Windsor Framework gives enough to end Stormont stalemate, says Starmer
The Windsor Framework “gives enough” to end the Stormont stalemate, Sir Keir Starmer believes.
The Labour leader said he is glad the Democratic Unionist Party (DUP) is taking time to consider the new deal agreed by the UK and EU which was unveiled on Monday.
He backed the Prime Minister’s decision not to rush the DUP, and described the deal as “welcome”, adding that there is now a “window of opportunity”.
“I think the Prime Minister is right to give the DUP and others the space to study it, to come to a considered view,” he told broadcasters in Londonderry on Friday.
“I hope that will create the consensus that we need to move forward.”
The Northern Ireland Assembly has been in flux for more than a year while the DUP refused to take part until the party’s concerns around the Brexit protocol are addressed.
Earlier, Northern Ireland Secretary Chris Heaton-Harris said the Government will legislate to reassure unionists that their constitutional position in the United Kingdom is secure.
He said he hoped that with time and space the new UK-EU deal would pave the way for the return of the powersharing institutions.
Sir Keir spent the day in Derry, visiting St Columb’s College, and later the Ulster University for the official opening of the Mo Mowlam Studio.
On Friday morning he was questioned by school students at St Columb’s College as part of an event organised by the John and Pat Hume Foundation.
When asked by a student if he believed the Windsor Framework was enough to end the stalemate at Stormont, Sir Keir said he did.
“I do. I’m always conscious that it’s very important for communities and political parties here to be comfortable with the progress that we make, and when I was here working 20 years or so ago, I was always reticent about being the person who came along to tell people in Northern Ireland what I thought they ought to think,” he said.
“But I do genuinely think that this is a real opportunity, I felt that before we even saw the text, over the last month/six weeks I could feel that the UK and EU were moving closer together.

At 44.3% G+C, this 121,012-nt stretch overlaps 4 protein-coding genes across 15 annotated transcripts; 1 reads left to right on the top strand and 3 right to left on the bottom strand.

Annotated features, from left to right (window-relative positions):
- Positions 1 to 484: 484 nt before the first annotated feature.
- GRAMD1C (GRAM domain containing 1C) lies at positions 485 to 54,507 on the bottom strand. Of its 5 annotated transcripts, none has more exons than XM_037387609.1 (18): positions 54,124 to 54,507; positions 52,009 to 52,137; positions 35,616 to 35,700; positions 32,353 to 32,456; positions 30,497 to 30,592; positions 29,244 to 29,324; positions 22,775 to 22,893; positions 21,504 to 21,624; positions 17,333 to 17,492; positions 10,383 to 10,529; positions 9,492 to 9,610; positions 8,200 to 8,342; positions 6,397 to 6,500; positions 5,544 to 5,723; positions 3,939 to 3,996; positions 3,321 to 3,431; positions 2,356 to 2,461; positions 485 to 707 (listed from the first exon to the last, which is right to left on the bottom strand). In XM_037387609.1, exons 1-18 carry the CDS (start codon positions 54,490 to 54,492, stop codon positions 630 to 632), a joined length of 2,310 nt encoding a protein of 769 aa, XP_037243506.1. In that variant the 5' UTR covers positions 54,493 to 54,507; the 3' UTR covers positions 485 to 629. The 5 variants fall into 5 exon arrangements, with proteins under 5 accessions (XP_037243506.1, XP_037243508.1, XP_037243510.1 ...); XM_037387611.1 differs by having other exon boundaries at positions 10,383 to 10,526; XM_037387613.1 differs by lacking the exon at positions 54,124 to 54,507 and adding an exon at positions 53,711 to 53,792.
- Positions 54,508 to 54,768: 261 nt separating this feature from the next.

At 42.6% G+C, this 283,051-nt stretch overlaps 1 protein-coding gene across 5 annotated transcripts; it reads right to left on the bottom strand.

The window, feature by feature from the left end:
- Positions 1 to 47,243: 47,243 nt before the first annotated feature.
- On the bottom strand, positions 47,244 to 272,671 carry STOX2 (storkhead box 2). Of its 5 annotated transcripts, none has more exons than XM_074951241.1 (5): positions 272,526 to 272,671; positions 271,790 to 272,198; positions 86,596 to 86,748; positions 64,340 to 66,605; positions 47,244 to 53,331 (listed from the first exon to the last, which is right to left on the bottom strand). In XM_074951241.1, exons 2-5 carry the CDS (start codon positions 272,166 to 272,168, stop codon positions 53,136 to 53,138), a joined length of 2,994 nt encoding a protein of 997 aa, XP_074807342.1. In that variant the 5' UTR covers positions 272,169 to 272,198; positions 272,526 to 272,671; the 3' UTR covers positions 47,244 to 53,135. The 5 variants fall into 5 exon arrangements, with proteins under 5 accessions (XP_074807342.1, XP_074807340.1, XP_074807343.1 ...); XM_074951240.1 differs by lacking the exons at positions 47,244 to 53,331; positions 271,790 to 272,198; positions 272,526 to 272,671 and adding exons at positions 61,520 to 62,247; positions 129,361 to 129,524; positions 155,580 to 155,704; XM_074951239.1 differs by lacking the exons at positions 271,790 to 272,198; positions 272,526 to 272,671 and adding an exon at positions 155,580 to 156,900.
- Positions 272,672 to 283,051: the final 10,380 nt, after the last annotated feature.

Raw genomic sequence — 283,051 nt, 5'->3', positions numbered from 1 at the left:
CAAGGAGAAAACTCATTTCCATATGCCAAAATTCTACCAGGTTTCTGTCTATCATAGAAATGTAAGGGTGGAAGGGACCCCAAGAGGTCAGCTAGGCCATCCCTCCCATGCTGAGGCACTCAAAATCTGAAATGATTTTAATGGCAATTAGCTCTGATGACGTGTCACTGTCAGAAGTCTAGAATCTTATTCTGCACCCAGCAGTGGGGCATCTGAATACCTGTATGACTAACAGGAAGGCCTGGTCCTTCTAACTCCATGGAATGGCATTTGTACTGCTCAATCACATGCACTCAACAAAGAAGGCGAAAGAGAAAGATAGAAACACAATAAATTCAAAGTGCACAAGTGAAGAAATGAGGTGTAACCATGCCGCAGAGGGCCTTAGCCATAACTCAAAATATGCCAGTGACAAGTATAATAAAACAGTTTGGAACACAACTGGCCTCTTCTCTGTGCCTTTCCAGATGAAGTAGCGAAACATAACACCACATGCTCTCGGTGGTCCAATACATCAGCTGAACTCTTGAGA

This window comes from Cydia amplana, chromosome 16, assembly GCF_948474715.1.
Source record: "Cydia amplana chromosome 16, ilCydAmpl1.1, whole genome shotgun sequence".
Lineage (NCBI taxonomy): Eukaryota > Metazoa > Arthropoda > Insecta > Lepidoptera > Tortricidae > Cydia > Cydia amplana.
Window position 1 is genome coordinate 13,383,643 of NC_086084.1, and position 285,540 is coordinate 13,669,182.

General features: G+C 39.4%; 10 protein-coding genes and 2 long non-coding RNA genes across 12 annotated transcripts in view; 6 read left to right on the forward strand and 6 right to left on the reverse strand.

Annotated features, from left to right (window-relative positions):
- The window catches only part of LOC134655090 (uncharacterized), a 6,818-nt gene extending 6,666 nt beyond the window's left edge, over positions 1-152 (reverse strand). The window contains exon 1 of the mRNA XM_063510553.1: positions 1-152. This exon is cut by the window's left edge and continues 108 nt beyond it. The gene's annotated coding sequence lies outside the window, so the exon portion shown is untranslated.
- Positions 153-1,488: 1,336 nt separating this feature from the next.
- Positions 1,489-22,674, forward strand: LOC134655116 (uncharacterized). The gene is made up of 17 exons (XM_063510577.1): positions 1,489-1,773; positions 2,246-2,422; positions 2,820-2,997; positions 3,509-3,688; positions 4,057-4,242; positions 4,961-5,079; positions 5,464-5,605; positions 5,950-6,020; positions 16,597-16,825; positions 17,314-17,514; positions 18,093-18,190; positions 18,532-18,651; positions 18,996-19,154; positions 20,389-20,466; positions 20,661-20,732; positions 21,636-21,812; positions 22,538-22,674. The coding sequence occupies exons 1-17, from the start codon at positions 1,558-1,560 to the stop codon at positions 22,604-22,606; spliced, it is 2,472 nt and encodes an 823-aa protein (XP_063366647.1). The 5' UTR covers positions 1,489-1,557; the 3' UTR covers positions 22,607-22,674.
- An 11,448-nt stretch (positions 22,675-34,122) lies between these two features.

“This is a good thing, I’m a great believer in bridge building and bringing people together.
I'm really glad the DUP are taking time to carefully consider it. I do hope that allows them to get to a position where we move forward
“I do think there is enough, it is a compromise, that’s the nature of any agreement but if it gives us the space to move forward, which I think it will, if it leads to Stormont running again, I think that’s really good and so I think this is a real opportunity.”
He added: “I’m glad that the DUP is taking their time to look at it carefully, and we were very careful in saying we supported the protocol but it is important it has the greatest consensus possible.
“I’m really glad the DUP are taking time to carefully consider it. I do hope that allows them to get to a position where we move forward. I feel there is an opportunity there.”
Later at the Ulster University camp in the city, Sir Keir attended the opening of a newly refurbished cinematic arts studio named after former Secretary of State for Northern Ireland, the late Mo Mowlam.
The studio and a new mural were unveiled in memory of Ms Mowlam’s impact as the first in a programme of events the university is organising for 25th anniversary of the Belfast/Good Friday Agreement.
Ulster University Provost Professor Cathy Gormley-Heenan said they were “paying homage to the legacy of an inspirational leader who played an instrumental role in the signing of the Good Friday Agreement”.
Sir Keir described Ms Mowlam as a “true political force with an unwavering dedication to peace” who “helped pave the way for the Good Friday Agreement”.
“Mo loved the people of Northern Ireland, and was passionate about securing better opportunities for the next generation. I’m honoured to see her legacy celebrated with the opening of the Mo Mowlam Studio at Ulster University’s campus in Derry today,” he said.
Ms Mowlam’s stepchildren Freddie and Henrietta Norton also attended.
They spoke of their pride to see her life and legacy celebrated, and said for someone passionate about the power of education, “there could not be a more fitting tribute”.
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